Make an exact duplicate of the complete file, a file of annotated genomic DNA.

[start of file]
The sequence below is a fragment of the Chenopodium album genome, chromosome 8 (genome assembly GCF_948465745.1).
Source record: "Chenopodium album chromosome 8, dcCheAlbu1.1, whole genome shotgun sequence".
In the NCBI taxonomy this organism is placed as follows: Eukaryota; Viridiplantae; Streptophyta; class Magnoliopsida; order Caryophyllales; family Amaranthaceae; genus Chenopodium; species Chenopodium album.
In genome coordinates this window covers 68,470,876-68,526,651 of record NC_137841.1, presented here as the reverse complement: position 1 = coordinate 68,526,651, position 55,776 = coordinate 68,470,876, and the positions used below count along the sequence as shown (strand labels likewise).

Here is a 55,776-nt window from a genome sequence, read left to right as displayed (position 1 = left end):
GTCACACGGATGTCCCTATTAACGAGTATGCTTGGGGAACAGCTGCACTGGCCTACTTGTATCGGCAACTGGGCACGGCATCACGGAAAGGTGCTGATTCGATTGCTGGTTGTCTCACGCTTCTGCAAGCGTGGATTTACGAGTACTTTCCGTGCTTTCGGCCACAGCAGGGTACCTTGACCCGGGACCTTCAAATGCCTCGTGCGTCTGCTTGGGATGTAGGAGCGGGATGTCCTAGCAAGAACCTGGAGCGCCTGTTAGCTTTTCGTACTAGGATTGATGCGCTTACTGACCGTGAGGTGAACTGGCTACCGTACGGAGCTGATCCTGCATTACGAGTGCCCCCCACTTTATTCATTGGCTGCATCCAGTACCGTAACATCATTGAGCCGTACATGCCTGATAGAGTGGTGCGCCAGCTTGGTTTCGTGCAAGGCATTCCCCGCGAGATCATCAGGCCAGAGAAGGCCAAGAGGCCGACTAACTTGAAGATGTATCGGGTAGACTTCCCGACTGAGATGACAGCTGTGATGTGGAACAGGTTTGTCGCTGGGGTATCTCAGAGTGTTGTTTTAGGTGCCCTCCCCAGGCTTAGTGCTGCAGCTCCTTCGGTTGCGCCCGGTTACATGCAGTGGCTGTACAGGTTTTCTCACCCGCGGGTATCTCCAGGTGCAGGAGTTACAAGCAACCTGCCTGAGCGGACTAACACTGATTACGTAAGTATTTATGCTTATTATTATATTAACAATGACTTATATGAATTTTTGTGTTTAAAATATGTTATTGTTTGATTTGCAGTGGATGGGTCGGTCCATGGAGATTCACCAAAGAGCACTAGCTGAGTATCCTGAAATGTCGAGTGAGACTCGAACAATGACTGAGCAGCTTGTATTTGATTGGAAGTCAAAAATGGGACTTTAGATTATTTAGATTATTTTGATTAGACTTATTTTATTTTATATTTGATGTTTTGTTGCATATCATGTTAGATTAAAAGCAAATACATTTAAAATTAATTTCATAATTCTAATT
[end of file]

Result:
The sequence below is a fragment of the Chenopodium album genome, chromosome 8 (genome assembly GCF_948465745.1).
Source record: "Chenopodium album chromosome 8, dcCheAlbu1.1, whole genome shotgun sequence".
In the NCBI taxonomy this organism is placed as follows: Eukaryota; Viridiplantae; Streptophyta; class Magnoliopsida; order Caryophyllales; family Amaranthaceae; genus Chenopodium; species Chenopodium album.
In genome coordinates this window covers 68,470,876-68,526,651 of record NC_137841.1, presented here as the reverse complement: position 1 = coordinate 68,526,651, position 55,776 = coordinate 68,470,876, and the positions used below count along the sequence as shown (strand labels likewise).

Here is a 55,776-nt window from a genome sequence, read left to right as displayed (position 1 = left end):
GTCACACGGATGTCCCTATTAACGAGTATGCTTGGGGAACAGCTGCACTGGCCTACTTGTATCGGCAACTGGGCACGGCATCACGGAAAGGTGCTGATTCGATTGCTGGTTGTCTCACGCTTCTGCAAGCGTGGATTTACGAGTACTTTCCGTGCTTTCGGCCACAGCAGGGTACCTTGACCCGGGACCTTCAAATGCCTCGTGCGTCTGCTTGGGATGTAGGAGCGGGATGTCCTAGCAAGAACCTGGAGCGCCTGTTAGCTTTTCGTACTAGGATTGATGCGCTTACTGACCGTGAGGTGAACTGGCTACCGTACGGAGCTGATCCTGCATTACGAGTGCCCCCCACTTTATTCATTGGCTGCATCCAGTACCGTAACATCATTGAGCCGTACATGCCTGATAGAGTGGTGCGCCAGCTTGGTTTCGTGCAAGGCATTCCCCGCGAGATCATCAGGCCAGAGAAGGCCAAGAGGCCGACTAACTTGAAGATGTATCGGGTAGACTTCCCGACTGAGATGACAGCTGTGATGTGGAACAGGTTTGTCGCTGGGGTATCTCAGAGTGTTGTTTTAGGTGCCCTCCCCAGGCTTAGTGCTGCAGCTCCTTCGGTTGCGCCCGGTTACATGCAGTGGCTGTACAGGTTTTCTCACCCGCGGGTATCTCCAGGTGCAGGAGTTACAAGCAACCTGCCTGAGCGGACTAACACTGATTACGTAAGTATTTATGCTTATTATTATATTAACAATGACTTATATGAATTTTTGTGTTTAAAATATGTTATTGTTTGATTTGCAGTGGATGGGTCGGTCCATGGAGATTCACCAAAGAGCACTAGCTGAGTATCCTGAAATGTCGAGTGAGACTCGAACAATGACTGAGCAGCTTGTATTTGATTGGAAGTCAAAAATGGGACTTTAGATTATTTAGATTATTTTGATTAGACTTATTTTATTTTATATTTGATGTTTTGTTGCATATCATGTTAGATTAAAAGCAAATACATTTAAAATTAATTTCATAATTCTAATT